ICF Core Competencies: Cultural Awareness

ICF Core Competencies - Cultural Awareness
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Cultural awareness in the coach-client relationship is a key to making it a productive and fulfilling one, and as such is one of the key ICF core competencies.

ICF defines the embodiment of a coaching mindset as developing and maintaining a mindset that is open, curious, flexible, and client-centered.

In the first article of this series, we covered the first foundation of embodying a coaching mindset,

  1. Acknowledges that clients are responsible for their own choices.

In the last post we covered the foundation of embodying a coaching mindset item regarding self-development. This article will cover another ICF Core Competency – cultural awareness and its fit in the coach-client relationship. Namely we will talk about the competency,

  1. Remains aware of and open to the influence of context and culture on self and others

This foundational aspect of the coaching mindset will show up in your relationship with the client. As a coach, it is important that we are aware that the context the client is speaking from has an impact on their viewpoints. Our context may be different which can provide additional perspectives and insight for the client if we are careful not to drag them into our own ideas.  But if we depend too much on our own context, it will hinder our ability to listen to the client because we will believe we already understand. Cultural awareness allows us to expand our view, and embrace the variety of cultural backgrounds and underpinnings a client comes to this relationship.

Cultural norms and differences can also show up in our conversations and have an influence on the relationship and conversation both positive and negative ways.  One example of this comes from an experience I had while observing a coaching session recently. During the session, the client said, “I want to trust more that God will help me through this situation.” The coach responded, “What can you do to trust the god more?” How much of the cultural awareness did the coach surface in that question? Not much.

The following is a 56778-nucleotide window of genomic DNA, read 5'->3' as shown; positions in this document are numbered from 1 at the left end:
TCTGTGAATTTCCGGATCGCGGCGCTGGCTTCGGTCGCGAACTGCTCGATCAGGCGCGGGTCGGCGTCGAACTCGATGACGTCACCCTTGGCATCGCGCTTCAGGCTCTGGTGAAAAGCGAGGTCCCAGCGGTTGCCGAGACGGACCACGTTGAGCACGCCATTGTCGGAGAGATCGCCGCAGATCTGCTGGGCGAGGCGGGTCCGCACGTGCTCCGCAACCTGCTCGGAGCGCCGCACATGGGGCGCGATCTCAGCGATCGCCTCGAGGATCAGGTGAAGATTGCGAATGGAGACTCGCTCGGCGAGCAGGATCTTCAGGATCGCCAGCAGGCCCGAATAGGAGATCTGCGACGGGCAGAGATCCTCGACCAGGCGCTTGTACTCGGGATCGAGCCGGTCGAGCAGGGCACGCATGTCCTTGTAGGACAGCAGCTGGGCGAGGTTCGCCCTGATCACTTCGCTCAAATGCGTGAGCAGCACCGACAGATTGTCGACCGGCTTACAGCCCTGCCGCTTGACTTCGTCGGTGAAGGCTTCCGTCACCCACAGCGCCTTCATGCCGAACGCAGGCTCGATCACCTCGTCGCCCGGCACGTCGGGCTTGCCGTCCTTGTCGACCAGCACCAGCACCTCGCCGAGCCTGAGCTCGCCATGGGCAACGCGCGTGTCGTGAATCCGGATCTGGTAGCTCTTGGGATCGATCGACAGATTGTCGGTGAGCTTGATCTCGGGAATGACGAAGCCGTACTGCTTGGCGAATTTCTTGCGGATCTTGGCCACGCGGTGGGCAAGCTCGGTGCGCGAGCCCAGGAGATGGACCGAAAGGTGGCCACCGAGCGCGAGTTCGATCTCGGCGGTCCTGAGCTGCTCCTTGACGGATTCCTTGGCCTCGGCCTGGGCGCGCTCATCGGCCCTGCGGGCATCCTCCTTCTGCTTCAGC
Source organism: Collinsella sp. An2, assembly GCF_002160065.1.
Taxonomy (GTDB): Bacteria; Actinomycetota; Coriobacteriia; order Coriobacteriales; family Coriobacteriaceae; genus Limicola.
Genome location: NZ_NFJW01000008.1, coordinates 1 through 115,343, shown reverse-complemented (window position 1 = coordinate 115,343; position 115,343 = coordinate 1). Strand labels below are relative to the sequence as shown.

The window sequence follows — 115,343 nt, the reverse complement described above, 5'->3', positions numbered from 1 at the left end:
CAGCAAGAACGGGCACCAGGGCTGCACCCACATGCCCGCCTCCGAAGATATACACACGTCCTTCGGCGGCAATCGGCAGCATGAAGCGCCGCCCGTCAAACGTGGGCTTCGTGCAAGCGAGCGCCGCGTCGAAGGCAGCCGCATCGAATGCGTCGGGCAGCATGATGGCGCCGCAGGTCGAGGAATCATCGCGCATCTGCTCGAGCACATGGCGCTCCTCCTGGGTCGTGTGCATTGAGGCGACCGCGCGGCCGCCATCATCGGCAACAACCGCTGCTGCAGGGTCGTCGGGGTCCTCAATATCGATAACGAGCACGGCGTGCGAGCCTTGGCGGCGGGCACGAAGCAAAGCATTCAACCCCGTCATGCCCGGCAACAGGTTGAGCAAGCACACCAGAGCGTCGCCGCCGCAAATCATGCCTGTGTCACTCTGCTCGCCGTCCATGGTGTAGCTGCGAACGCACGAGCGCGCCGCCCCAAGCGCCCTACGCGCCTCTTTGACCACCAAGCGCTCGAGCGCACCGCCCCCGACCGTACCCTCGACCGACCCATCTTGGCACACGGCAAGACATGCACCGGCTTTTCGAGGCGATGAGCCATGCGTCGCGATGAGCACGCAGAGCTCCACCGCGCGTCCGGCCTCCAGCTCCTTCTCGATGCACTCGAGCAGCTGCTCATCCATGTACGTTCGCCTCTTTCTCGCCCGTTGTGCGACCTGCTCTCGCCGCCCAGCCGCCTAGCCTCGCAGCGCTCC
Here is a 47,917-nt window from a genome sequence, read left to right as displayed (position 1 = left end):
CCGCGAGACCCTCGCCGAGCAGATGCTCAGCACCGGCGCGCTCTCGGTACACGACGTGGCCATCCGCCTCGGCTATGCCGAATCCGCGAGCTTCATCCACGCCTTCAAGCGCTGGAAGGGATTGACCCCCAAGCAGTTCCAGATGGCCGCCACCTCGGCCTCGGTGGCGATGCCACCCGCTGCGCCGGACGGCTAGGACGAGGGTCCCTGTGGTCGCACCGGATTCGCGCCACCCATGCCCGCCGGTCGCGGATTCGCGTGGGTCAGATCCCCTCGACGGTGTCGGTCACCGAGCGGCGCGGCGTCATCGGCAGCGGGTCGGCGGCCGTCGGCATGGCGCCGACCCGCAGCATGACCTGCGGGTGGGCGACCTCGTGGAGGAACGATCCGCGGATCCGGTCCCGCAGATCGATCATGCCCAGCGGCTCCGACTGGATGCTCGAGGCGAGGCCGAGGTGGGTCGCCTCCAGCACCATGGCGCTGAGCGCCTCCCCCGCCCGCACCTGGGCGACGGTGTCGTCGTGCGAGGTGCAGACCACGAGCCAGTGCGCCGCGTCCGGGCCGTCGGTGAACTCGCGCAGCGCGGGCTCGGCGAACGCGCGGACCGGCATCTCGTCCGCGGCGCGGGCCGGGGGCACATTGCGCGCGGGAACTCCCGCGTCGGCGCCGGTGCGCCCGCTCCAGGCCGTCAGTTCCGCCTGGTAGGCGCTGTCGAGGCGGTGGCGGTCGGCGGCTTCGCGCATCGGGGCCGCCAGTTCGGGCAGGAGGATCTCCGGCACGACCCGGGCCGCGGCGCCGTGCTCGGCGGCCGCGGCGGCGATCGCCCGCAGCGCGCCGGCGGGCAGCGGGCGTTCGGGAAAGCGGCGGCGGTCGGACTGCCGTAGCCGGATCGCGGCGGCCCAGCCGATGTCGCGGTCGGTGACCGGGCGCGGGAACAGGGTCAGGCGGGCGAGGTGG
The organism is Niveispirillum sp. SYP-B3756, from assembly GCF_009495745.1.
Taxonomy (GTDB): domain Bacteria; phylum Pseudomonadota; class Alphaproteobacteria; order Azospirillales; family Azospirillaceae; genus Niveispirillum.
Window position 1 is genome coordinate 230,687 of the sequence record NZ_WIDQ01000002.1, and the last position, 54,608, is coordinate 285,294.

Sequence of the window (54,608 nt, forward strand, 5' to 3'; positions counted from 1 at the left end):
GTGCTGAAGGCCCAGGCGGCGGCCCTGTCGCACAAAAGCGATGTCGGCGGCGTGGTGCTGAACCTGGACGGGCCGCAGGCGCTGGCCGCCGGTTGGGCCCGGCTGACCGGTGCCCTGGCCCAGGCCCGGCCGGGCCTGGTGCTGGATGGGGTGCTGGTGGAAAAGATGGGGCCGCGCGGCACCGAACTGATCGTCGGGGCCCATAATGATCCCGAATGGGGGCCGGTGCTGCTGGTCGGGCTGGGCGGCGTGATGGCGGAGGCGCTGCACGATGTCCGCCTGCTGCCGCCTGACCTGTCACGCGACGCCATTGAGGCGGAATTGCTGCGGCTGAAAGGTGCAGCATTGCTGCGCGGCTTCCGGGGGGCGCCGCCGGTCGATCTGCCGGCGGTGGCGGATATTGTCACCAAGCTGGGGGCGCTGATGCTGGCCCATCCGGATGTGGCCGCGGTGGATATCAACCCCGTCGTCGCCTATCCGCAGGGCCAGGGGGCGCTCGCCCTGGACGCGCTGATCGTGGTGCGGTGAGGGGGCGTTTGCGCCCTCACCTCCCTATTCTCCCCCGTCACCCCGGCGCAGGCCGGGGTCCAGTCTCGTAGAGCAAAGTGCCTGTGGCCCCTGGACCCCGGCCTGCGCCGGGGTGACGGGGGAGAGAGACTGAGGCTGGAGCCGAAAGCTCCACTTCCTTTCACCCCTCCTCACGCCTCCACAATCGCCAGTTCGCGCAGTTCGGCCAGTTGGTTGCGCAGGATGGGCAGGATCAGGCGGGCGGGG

This is an example of what could happen if a coach is not aware of the impact of context and culture. The slight variation in the wording of the coach’s response completely changed the context of the client’s statement. This was a cultural difference between the coach and client where the client held the belief of God as singular and the coach held the belief that there are many gods. The coach meant no harm to the client or opposition to the client’s beliefs by using the phrasing “the god,” he was just unaware of the impact the cultural differences made to the context of the conversation. The slight shift in wording could have derailed the client’s thought process. It had the potential to cause the client to shift from focusing on strengthening his own faith to explaining or justifying his faith to the coach. It also had the ability to impact the coach/client relationship by making the client feel judged or defensive about his own faith which might hinder the client from seeking coaching around topics of faith in the future.

Of course, ICF doesn’t expect coaches to understand everything about every culture and be a pinnacle of cultural awareness, but they do expect that the coach is open and mindful of the impacts that differences in culture may have. When working with clients of a different culture, it behooves the coach to learn more about the cultural differences in order to understand the client more. It is also important for the coach to listen closely and to be careful when using the client’s language that the coach doesn’t put their own spin on it based upon the coach’s context, beliefs, and experiences.

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About Cherie Silas

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